Attackers like Francesco Totti, Alessandro del Piero, Christian Vieri, ‘Pippo’ Inzaghi and Marco Delvecchio all featured in the squads at the time and the England-based Di Canio suffered from the class of these players as well as his location as it is often tougher for players who ply their trade abroad to make their way into the Azzurri set-up. Unfortunately though, he would have bigger problems when, in September 1998 during a game against Arsenal, his determined mentality got the better of him and he was shown the red card. Livid at the decision, the Italian responded by shoving referee Paul Allcock although the referee’s exaggerated fall was perhaps worse than the push itself. His punishment amounted to an 11 game ban and a fine of £10,000 which all but numbered his days in Sheffield and in January he joined West Ham where his career would go from strength to strength.

His impact and influence on the squad was felt instantly and the inspirational Italian helped haul his team to 5th place in the league and thus secure European football for the following season. Also, despite his lengthy ban earlier in the season he would still wind up as the OPTA Stats Player of the Season. Impressive indeed. Despite the fact that he was not as prolific the following year for the London club, one moment in particular stands out as being above anything else he accomplished in his career in terms off sheer footballing abililty. West Ham were at home to Wimbledon when Trevor Sinclair sent a long diagonal ball to the back of the penalty box where Di Canio stood waiting. He seemed to hang suspended in the air as he waited for the ball to arrive and when it did he met it perfectly with the outside of his right foot with a terrific scissors kick and the unstoppable effort hit the back of the net to allow the Italian to pick up the gongs for both Goal of the Season and Premiership Goal of the Decade.

That year he also picked up the West Ham fan’s award for Hammer of the Year and he showed his gratitude to the supporters by having a West Ham tatoo inked on his arm. The Di Canio enigma continued to rise the following season when he picked up the FIFA Fair Play award. Many fans and pundits thought they may have had the player all figured out as an ill-tempered, selfish player but one incident in a game against Everton changed these opinions for the better. The player had a chance to easily slot the ball into the empty net but, after noticing opposing goalkeeper Paul Gerrard lying on the ground injured he picked up the ball in an outstanding display of sportsmanship instead of scoring the goal.

Di Canio was to remain at West Ham for the next two years despite repeated advances from Manchester United (Alex Ferguson was reputed to be a big fan of the player who always turned in excellent displays when he came up against the Red Devils) but left the club following their relegation in 2003. A dispute with manager Glenn Roeder resulted in his being dropped from the team but when Roeder left after illness, he was brought back in for the final few games of the season and despite scoring in both the club’s final games of the campaign, he could not save them from relegation and that summer he left to join fellow London club Charlton Athletic.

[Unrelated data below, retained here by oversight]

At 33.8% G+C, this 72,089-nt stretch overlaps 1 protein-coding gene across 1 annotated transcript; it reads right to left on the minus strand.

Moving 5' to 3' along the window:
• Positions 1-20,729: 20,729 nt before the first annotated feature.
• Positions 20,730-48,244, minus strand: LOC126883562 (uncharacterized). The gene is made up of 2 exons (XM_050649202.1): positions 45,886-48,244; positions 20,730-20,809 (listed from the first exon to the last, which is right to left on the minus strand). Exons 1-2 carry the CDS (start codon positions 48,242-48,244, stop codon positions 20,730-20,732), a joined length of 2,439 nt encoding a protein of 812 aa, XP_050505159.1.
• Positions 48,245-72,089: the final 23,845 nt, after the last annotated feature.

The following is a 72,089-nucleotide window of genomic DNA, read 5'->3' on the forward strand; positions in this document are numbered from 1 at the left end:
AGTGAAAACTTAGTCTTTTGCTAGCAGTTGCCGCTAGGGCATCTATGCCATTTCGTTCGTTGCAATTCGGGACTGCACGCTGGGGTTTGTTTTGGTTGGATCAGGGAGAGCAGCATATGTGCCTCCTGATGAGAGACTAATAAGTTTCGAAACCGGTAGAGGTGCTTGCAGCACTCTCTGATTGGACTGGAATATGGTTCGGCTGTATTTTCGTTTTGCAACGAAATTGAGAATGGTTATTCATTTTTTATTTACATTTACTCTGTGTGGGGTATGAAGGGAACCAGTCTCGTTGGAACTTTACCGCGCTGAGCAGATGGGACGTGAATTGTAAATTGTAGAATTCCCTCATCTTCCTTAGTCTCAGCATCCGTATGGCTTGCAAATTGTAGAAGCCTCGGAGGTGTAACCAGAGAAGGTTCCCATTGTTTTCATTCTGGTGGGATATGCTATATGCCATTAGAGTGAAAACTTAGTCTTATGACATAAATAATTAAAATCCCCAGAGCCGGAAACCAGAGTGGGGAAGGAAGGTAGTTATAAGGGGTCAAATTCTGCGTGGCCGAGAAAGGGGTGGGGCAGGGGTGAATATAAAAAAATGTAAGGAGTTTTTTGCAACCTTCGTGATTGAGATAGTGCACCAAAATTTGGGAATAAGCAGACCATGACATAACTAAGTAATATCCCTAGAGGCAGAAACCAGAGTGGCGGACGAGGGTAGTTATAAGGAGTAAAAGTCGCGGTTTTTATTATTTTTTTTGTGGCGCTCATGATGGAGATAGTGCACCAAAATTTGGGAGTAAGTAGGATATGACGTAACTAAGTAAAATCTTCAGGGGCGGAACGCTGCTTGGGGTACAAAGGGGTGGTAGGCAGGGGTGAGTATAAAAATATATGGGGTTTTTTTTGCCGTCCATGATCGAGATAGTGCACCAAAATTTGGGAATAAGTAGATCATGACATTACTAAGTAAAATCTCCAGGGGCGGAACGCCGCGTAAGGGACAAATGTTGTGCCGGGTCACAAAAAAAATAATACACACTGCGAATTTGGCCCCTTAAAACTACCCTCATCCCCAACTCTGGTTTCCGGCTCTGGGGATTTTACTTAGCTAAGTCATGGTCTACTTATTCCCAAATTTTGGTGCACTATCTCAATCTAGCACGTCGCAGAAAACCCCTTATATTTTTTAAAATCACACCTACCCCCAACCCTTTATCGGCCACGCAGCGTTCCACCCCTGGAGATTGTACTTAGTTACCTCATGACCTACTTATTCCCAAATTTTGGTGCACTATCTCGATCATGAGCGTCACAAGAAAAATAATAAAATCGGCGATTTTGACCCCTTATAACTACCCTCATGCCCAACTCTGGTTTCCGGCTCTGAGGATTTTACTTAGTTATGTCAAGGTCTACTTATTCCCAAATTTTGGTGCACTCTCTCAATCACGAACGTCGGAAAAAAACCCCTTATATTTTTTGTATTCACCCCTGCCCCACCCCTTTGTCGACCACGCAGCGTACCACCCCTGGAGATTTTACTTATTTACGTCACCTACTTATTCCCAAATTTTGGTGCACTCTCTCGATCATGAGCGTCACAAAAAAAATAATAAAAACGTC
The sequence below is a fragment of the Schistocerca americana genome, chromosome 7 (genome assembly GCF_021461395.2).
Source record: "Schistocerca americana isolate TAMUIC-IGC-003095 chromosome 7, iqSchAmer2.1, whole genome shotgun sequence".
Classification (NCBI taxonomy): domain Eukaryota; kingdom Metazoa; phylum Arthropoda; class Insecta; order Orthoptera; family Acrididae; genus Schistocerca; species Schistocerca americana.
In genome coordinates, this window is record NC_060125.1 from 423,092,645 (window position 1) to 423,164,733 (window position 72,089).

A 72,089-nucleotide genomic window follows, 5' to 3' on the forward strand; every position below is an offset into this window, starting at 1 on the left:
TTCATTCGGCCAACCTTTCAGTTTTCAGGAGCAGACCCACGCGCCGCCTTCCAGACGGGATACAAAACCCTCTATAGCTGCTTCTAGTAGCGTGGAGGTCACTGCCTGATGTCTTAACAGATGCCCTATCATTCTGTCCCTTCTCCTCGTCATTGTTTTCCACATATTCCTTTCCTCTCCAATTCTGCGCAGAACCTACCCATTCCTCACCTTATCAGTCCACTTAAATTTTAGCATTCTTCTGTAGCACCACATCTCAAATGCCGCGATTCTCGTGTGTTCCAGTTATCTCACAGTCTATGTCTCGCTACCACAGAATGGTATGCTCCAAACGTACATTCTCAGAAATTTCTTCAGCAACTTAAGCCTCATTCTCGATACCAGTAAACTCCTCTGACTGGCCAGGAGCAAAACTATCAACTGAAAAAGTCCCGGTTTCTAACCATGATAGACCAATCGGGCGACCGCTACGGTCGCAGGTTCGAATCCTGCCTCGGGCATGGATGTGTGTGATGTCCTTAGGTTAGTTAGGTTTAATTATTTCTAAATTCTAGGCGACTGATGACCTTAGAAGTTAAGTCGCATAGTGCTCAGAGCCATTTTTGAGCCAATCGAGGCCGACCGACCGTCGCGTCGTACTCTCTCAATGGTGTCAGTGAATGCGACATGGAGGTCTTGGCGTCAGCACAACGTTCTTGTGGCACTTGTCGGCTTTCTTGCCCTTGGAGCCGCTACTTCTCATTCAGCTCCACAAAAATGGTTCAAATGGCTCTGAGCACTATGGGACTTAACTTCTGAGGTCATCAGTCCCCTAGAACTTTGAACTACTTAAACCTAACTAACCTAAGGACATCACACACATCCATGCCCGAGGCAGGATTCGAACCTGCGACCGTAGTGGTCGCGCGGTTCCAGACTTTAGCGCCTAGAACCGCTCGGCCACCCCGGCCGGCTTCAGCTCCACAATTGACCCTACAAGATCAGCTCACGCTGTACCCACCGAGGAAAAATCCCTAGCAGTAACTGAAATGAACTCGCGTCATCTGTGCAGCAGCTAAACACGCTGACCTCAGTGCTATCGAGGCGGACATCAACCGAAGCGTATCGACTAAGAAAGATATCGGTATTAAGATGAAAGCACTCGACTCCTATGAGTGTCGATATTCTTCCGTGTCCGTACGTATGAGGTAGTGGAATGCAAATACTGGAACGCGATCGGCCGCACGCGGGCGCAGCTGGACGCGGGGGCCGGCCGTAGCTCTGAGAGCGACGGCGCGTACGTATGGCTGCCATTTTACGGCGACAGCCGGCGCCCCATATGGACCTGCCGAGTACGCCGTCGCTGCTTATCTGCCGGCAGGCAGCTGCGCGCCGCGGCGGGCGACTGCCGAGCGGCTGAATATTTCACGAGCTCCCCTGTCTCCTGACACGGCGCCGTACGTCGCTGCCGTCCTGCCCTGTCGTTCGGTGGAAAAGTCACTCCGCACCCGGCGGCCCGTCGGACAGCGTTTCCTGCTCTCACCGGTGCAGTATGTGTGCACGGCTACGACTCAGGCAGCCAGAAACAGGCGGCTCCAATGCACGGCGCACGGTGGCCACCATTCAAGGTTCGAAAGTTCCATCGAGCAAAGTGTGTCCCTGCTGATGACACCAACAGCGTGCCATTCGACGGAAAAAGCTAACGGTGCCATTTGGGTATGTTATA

His time at the Addicks was eventful and he still played to a high level despite his now advancing years but he would only score four goals that season and decided not to stay at the Valley at the end of the year, thus paving the way for a return to his boyhood heroes. After Lazio came calling for his services, there was only going to be one port of call for Di Canio and the player unselfishly took a huge pay cut to return to Rome. He immediately signed for the Biancolesti upon leaving London and his fiery mentality immediately came to the fore on his second debut for the club. With the score poised at 0-0 he won a penalty and pushed Simone Inzaghi aside in order to take it himself. It proved a wise decision as he scored the kick and Lazio went on to win the game.


The controversy continued throughout his second spell at the Olimpico because even though his on-field antics were still impressive for a 37 year-old when he scored once more against Roma in a 3-1 win and went on to captain the club but his fascist salutes in the Derby and after a game against left-wing Livorno but that is just Paolo at his best. Often outstanding, but always unpredictable. His second spell at Lazio though was to end on a low point when Di Canio’s contract was not renewed by President Claudio Lotito and he was forced to find a new club.

He did find a new club though within the city when he joined Roman Serie C2 club Cisco Roma (now known as Atletico Roma) for two years for a final swansong to his illustrious career. He retired from football in 2008 and two years later he was honoured at Upton Park with the Paolo Di Canio Suite within the stadium to acknowledge his achievements for the club.

Follow Padraig Whelan on Twitter: @PWhelan88